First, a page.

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Dave Smith Instruments Mopho Keyboard Quick Pick Review

December 6, 2010
Just as many considered the Sequential Circuits Pro-One a monophonic version of the Prophet-5 in its day, the Mopho Keyboard is a monophonic version of the Prophet ''08.

Just as many considered the Sequential Circuits Pro-One a monophonic version of the Prophet-5 in its day, the Mopho Keyboard is a monophonic version of the Prophet ''08.

When I fired up the Mopho Keyboard ($799) for the first time, I knew better than to expect a monophonic synthesizer with a run-of-the-mill feature set. Dave Smith—who founded Sequential Circuits in the ''70s, conceived of MIDI in the ''80s, and launched the first commercial soft synth in the ''90s—has always been a trailblazer. Like the tabletop Mopho (see the March 2009 EM at, the Mopho Keyboard is packed with good ideas and thoughtful touches evident of Smith''s decades of experience.

The Mopho Keyboard is a true analog synthesizer in a compact, 9.6-pound steel case with wood side panels. The keyboard feels good and has 32 full-sized, semiweighted keys with a choice of four preset curves for velocity and four for aftertouch. Whereas the tabletop Mopho has six buttons, eight dedicated knobs, and four knobs for assignable parameters, the Keyboard edition has 20 buttons and 25 knobs. A Shift button selects secondary functions for some knobs. The Mopho Keyboard''s hands-on control panel is streamlined for modifying programs in real time and obviously designed for live performance.

The rear panel houses two outs, audio in, three MIDI jacks, and connections for a sustain/arpeggiator-latch switch and an expression pedal—no shortcuts here. Unlike the Prophet ''08 or tabletop Mopho, it also has an all-important USB connection for MIDI data. One MIDI jack doubles as a connection for chaining with other Mophos, Tetras, or Prophet ''08s—for example, a Mopho for 2-voice or a Tetra for 5-voice polyphony.

Sticking with tradition, the front panel is divided into functional areas—Oscillators, Envelopes, Mixer, etc. Both analog oscillators—which offer four waveforms, hard sync, and independent glide settings—are paired with square-wave sub-oscillators. The analog lowpass filter (based on a Curtis chip) has resonant 2- and 4-pole modes, but only 4-pole mode is self-resonating. You also get a white-noise generator and a monophonic input for processing external audio. If nothing is plugged into the input, the Feedback Level knob sends the output back through the audio path, inserting it ahead of the filter and enabling a range of distortion effects.

An initial delay stage supplements the three ADSR generators. Envelope 3 has the option of looping, and you can route it to any destination in the Modulators section, where you can assign any of 22 mod sources to 48 destinations for impressive versatility. A dedicated knob lets you modulate filter cut-off with an oscillator signal for FM-like sounds. Switches allow you to change values for both oscillators or all three envelopes simultaneously—a handy time-saver.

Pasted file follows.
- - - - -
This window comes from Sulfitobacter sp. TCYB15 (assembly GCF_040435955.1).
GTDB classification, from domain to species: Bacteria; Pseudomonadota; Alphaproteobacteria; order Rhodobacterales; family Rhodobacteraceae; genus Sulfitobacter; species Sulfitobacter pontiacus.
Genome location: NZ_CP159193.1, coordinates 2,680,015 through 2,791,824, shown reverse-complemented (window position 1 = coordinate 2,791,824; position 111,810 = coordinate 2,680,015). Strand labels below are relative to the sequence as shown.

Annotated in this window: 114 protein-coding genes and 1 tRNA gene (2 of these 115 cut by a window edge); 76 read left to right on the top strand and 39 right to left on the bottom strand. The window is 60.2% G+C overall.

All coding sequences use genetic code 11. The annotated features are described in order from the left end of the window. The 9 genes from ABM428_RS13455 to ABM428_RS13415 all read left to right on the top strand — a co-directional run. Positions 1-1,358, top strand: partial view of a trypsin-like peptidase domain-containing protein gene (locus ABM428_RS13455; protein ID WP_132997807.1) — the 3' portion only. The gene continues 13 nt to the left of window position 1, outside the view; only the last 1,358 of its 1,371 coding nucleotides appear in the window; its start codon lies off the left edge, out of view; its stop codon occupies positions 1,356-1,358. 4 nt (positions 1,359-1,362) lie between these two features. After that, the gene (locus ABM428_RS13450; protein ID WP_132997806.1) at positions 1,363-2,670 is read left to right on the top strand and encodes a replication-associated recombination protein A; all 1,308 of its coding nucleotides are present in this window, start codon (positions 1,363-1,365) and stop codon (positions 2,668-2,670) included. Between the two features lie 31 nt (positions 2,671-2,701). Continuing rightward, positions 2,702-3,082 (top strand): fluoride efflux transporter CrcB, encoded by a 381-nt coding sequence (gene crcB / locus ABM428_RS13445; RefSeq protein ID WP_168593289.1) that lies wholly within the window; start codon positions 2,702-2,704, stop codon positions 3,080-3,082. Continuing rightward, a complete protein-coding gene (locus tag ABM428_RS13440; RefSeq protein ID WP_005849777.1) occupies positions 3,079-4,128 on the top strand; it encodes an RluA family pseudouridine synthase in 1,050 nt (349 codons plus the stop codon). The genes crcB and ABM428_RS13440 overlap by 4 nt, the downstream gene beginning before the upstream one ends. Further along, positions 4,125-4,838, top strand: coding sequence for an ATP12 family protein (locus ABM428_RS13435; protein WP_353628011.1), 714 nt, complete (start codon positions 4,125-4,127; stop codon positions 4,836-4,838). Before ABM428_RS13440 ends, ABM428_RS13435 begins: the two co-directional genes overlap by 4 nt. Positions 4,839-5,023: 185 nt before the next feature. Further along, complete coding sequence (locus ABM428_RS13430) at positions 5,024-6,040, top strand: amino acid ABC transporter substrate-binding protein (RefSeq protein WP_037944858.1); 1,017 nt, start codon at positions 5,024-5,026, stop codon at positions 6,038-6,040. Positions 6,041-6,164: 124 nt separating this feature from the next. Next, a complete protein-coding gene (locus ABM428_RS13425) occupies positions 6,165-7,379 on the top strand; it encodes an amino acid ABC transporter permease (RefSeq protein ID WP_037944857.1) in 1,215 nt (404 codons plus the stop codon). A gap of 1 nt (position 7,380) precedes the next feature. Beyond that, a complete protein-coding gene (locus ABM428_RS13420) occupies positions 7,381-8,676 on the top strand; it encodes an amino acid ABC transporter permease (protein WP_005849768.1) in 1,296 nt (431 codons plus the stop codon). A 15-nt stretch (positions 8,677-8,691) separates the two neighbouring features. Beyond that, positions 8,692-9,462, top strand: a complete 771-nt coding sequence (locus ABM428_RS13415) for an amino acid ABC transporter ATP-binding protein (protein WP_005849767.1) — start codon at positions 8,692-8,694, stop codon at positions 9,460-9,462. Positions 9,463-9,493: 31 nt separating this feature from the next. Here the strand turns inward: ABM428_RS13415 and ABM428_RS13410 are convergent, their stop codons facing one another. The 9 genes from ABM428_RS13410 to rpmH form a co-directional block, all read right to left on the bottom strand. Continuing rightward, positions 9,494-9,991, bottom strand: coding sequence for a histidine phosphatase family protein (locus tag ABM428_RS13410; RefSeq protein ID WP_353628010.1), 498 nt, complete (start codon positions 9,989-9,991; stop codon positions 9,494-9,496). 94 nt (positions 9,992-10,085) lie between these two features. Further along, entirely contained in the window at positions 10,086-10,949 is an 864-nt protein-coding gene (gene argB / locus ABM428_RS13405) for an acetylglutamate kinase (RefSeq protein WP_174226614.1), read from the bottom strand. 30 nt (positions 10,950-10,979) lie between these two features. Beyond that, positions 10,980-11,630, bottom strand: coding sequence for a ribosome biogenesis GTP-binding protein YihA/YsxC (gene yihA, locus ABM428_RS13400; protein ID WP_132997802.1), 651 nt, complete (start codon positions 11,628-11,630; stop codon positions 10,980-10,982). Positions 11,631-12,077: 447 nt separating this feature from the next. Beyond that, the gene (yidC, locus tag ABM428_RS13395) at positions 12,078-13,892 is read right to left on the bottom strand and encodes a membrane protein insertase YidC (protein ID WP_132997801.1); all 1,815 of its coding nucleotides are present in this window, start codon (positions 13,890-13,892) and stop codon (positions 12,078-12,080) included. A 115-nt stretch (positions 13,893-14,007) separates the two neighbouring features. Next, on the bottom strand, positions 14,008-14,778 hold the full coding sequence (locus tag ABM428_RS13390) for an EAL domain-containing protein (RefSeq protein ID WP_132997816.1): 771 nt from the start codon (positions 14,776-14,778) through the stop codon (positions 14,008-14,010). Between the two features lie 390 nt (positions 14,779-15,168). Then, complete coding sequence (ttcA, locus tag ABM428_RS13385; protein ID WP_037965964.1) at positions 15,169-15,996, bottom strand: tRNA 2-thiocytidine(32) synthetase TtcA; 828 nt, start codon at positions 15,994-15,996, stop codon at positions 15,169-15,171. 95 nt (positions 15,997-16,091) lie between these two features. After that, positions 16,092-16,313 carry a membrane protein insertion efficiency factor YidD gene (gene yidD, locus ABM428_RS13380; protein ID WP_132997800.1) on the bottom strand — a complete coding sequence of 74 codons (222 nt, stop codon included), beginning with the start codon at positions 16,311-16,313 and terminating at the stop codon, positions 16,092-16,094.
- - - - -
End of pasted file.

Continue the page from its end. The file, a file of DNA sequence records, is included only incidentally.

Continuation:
Two Misc. Parameters knobs change values in the 2x16-character display to control oscillator drift, note priority (low, high, or last-note, with or without retriggering), and other program-specific parameters that lack dedicated knobs. You can assign the manual trigger button (labeled Push It!) to any of several functions; I found it especially useful for launching the sequencer and for turning drones on and off.

The old-school, analog-style sequencer has four looping parallel sequences or tracks. Each lets you program as many as 16 steps, with different lengths for each track if you like. You can assign each track to any modulation destination so that one track controls melody (including rests) while others control release times, slew rates, and cut-off frequency, for example. Because sequences are gated, you must trigger them manually or with a MIDI note. Though the sequencer synchs to external clock, it doesn''t recognize MIDI Start/Stop/Continue commands. You also get a straightforward arpeggiator with standard patterns and a 3-octave range.

SoundTower''s Mopho LE (Mac/Win) is a free downloadable application for editing programs and sequences on your computer. The software displays envelopes graphically, and pulldown menus let you choose from lists of parameters. A $39.99 upgrade buys the ability to edit any number of sequencer files, organize programs into libraries, morph between two programs, combine two programs into an entire bank of new sounds, and more.

If you want a keyboard synth with real analog sound and tons of musical expressivity, nothing I''ve seen for the money comes close. All 384 program slots (three banks of 128) are filled with mostly excellent factory sounds emphasizing electronic timbres rather than acoustic emulations. Customizing them on the fly is as easy as can be. And like all Dave Smith Instruments, the Mopho Keyboard delivers an array of features that integrate into a whole greater than the sum of its parts. Before you buy any analog monosynth, new or used, you should definitely take this one for a test drive.

Overall Rating (1 through 5): 5
Mopho Keyboard Product Page

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